What did our church do for us, exactly? They came when I called. Handed children to their spouses and got in the car. They listened to news nobody wants to hear. They sat with Lauren, too. They did not tell her she was doing a bad thing and must now do this or that good thing to fix it. She seemed plenty familiar with the moral equations in play. They did not give answers, not at first. They did the harder thing and asked questions. What does it feel like to be her? And in the answering, her heart awoke to something. To know people could see your inside and not revile you, this seemed a surprising new variable of the equation.

These were Christians who knew how to love. In the deepest and darkest moments of pain in the book, Key describes his friends’ unwavering love. They didn’t offer pat solutions. They offered their presence. In them, Key discovers truly that God is love and what that love means—a self-emptying that needs to be recapitulated within marriage itself. And in experiencing the searing and purifying nature of love, Key realizes the concrete nature of God and his love: “What if God and Jesus are metaphors for something too impossible to fathom, which we attempt to fathom anyway? What if the endless fathoming is our duty? What if God and Jesus aren’t metaphors at all? What if they’re real? What if everything else is a metaphor for them?”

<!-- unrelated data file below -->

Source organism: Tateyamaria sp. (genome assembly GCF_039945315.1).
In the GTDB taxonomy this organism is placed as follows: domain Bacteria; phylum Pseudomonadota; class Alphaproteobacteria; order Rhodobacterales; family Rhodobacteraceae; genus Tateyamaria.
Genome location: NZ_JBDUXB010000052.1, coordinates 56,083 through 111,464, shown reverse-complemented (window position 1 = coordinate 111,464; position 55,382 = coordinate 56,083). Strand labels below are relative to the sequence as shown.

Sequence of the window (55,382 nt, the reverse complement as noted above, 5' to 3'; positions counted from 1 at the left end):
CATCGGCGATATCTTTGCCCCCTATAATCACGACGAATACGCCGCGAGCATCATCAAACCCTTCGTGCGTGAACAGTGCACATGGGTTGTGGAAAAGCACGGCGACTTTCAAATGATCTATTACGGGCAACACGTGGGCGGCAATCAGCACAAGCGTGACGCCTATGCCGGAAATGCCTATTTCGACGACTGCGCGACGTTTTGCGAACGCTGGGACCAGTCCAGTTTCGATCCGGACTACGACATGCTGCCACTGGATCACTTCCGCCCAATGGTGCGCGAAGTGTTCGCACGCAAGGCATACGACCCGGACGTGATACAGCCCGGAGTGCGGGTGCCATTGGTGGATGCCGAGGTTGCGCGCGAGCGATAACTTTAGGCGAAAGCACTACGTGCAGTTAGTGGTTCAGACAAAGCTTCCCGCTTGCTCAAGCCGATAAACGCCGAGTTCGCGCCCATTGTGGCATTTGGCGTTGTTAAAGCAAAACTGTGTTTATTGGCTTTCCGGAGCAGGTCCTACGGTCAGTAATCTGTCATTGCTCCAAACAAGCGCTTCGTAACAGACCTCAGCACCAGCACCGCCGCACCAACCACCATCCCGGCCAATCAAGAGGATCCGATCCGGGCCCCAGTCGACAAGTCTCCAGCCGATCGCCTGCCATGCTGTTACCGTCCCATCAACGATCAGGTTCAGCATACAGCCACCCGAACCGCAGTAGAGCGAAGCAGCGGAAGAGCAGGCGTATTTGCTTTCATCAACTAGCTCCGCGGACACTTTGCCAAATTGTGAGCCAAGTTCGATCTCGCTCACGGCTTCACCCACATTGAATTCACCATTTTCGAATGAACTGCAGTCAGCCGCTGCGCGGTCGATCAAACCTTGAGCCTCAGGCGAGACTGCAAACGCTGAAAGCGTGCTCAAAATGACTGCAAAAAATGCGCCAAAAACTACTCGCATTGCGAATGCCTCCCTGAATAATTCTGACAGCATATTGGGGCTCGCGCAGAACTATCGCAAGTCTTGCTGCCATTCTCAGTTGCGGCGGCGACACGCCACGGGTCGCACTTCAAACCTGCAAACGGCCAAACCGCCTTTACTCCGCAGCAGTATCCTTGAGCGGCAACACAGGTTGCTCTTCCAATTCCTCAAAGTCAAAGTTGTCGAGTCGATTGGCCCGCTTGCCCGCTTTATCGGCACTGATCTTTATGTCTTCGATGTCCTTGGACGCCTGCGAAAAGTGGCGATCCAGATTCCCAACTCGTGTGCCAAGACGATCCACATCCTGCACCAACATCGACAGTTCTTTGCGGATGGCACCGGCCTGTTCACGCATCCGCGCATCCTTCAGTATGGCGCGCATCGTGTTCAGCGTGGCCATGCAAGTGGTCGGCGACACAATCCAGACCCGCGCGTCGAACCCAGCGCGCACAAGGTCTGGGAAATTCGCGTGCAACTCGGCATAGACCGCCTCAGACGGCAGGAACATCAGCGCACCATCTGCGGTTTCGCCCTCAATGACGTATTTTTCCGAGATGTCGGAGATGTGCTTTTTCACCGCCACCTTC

How to Stay Married is a profound book that offers a portrait of real marriage that answers both the cynics and the idealists. The cynics fail to see the redemptive suffering-in-communion of persons that marriage can be. The idealist’s approach is emblematic of a vision of marriage that does not candidly acknowledge the reality that the Cross will find one in marriage; the Cross is present in every vocation. With the cynics, we need to acknowledge the very real suffering that marriage can be but then demonstrate that that suffering can and does find purpose in the larger context of the communion of husband and wife and the communion of family, friends, church, and city who need to support and build up each marriage for it to flourish. To them, we need to show marriage as a path to true human fulfillment. With the idealists, we need to help shore them up when the inevitable bumps in the road occur, so they don’t run for the hills and give up.

Marriage lived and embodied within a community of love and prayer is a privileged pathway to virtue and sanctification. Key’s book has changed me for the better. And based on my unscientific sampling of people who have read it on my recommendation, it has changed many others. That How to Stay Married offers profound lessons and is an important book does not mean it is ever pedantic. This is a gripping story told well. It is not a sermon. If you want to have your heart crushed and rebuilt again all while chortling and crying, run, don’t walk to read this incredible book.

Conor B. Dugan is a husband, father of four, and attorney who lives in Grand Rapids, Michigan.

Posted on February 29, 2024